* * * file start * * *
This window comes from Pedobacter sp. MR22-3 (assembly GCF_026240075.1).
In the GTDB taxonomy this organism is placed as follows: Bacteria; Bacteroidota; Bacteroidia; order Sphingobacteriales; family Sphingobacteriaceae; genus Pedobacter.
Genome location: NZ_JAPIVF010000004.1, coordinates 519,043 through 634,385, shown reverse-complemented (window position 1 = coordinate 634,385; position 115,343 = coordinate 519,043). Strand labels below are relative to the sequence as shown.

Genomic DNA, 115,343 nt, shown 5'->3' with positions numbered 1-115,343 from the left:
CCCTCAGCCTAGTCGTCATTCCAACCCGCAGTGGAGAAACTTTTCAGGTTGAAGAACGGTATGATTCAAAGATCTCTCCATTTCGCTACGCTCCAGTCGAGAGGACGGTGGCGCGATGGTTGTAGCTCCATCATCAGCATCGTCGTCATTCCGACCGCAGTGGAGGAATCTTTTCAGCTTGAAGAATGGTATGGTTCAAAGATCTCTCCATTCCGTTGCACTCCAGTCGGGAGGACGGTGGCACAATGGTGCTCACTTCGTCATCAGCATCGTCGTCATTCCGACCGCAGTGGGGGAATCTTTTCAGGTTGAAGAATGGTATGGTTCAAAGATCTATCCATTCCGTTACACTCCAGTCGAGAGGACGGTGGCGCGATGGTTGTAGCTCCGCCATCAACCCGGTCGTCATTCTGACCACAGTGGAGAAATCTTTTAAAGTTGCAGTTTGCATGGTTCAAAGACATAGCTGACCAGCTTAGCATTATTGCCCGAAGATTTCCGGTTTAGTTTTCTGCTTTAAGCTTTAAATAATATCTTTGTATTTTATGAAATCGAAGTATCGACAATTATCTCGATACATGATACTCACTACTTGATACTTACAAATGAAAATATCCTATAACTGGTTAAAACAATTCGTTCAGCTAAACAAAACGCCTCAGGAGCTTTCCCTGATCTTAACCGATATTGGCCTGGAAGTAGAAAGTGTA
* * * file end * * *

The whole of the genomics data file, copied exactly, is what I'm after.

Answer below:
This window comes from Pedobacter sp. MR22-3 (assembly GCF_026240075.1).
In the GTDB taxonomy this organism is placed as follows: Bacteria; Bacteroidota; Bacteroidia; order Sphingobacteriales; family Sphingobacteriaceae; genus Pedobacter.
Genome location: NZ_JAPIVF010000004.1, coordinates 519,043 through 634,385, shown reverse-complemented (window position 1 = coordinate 634,385; position 115,343 = coordinate 519,043). Strand labels below are relative to the sequence as shown.

Genomic DNA, 115,343 nt, shown 5'->3' with positions numbered 1-115,343 from the left:
CCCTCAGCCTAGTCGTCATTCCAACCCGCAGTGGAGAAACTTTTCAGGTTGAAGAACGGTATGATTCAAAGATCTCTCCATTTCGCTACGCTCCAGTCGAGAGGACGGTGGCGCGATGGTTGTAGCTCCATCATCAGCATCGTCGTCATTCCGACCGCAGTGGAGGAATCTTTTCAGCTTGAAGAATGGTATGGTTCAAAGATCTCTCCATTCCGTTGCACTCCAGTCGGGAGGACGGTGGCACAATGGTGCTCACTTCGTCATCAGCATCGTCGTCATTCCGACCGCAGTGGGGGAATCTTTTCAGGTTGAAGAATGGTATGGTTCAAAGATCTATCCATTCCGTTACACTCCAGTCGAGAGGACGGTGGCGCGATGGTTGTAGCTCCGCCATCAACCCGGTCGTCATTCTGACCACAGTGGAGAAATCTTTTAAAGTTGCAGTTTGCATGGTTCAAAGACATAGCTGACCAGCTTAGCATTATTGCCCGAAGATTTCCGGTTTAGTTTTCTGCTTTAAGCTTTAAATAATATCTTTGTATTTTATGAAATCGAAGTATCGACAATTATCTCGATACATGATACTCACTACTTGATACTTACAAATGAAAATATCCTATAACTGGTTAAAACAATTCGTTCAGCTAAACAAAACGCCTCAGGAGCTTTCCCTGATCTTAACCGATATTGGCCTGGAAGTAGAAAGTGTA